Jim Lehrer: In October 2011 you made a speech about the economy and said, "Our foreign and economic relationship remains indivisible, only now our great challenge is not deterring any single military foe, but advancing our global leadership at a time when power is more often measured and exercised in economic terms." Explain what you mean.
Hillary Clinton: If we didn't know already, the events of 2008 should have taught us that we are living at a time when the forces of the global economy are going to, perhaps more dramatically than previous times in history, shape how the world is organized; who is leading it and for what purposes; and the role and place of the United States. What we've tried to do in the State Department is to demonstrate clearly that economic statecraft is an essential part of American diplomacy, and we want to use all of the tools and the forces of the global economy harnessed with our diplomacy on behalf of America's interest and values and on behalf of the job creation that we need here at home.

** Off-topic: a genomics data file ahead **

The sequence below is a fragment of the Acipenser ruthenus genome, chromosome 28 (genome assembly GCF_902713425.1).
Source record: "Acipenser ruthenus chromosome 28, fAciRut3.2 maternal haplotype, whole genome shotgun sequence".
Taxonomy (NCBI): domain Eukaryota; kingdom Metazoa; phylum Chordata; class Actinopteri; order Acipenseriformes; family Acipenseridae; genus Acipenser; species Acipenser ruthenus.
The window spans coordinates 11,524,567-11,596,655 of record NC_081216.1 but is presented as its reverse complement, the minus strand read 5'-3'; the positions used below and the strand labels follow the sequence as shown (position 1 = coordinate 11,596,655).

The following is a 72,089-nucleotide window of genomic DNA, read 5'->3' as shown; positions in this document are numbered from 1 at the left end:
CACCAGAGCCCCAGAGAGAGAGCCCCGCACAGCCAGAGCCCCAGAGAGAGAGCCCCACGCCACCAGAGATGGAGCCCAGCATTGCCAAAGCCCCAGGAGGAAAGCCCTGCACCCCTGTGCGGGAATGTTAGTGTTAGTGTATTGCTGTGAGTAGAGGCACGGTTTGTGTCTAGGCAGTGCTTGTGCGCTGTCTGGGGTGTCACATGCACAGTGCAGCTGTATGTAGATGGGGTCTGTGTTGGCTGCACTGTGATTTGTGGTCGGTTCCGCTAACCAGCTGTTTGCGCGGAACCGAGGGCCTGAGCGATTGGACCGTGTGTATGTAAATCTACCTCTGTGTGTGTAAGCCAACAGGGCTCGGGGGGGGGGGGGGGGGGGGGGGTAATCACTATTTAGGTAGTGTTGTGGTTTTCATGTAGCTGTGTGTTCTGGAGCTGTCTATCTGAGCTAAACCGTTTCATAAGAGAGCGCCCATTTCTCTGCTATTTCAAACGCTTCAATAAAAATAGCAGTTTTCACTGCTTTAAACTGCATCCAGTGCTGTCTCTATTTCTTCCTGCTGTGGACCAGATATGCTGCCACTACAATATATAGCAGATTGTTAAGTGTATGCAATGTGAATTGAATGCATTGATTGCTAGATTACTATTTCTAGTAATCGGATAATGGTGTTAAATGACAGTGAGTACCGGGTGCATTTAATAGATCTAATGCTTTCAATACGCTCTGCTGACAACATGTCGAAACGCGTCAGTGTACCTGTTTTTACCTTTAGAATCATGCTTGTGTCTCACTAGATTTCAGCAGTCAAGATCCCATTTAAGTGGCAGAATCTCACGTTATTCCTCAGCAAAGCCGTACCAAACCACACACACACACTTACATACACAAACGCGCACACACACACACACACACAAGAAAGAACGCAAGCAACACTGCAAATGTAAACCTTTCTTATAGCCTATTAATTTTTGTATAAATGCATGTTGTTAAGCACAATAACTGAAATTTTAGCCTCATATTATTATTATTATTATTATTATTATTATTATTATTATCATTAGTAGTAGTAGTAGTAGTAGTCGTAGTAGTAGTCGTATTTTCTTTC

Our goal is to firmly anchor economic work and not just a traditional State Department role of commercial diplomacy, which has been around a long time. We have thousands of economic officers around the world, three hundred people here in the State Department. We do business investment trading, open sky agreements, lots of advocacy on behalf of American business. But we need to really look at the global economy now, to understand how we are going to influence and to an extent manage it in furtherance of global prosperity, American economic leadership, job growth, and all the other goals we seek.
Lehrer: How does innovation in a global marketplace fit into the foreign policy world of today as a practical matter?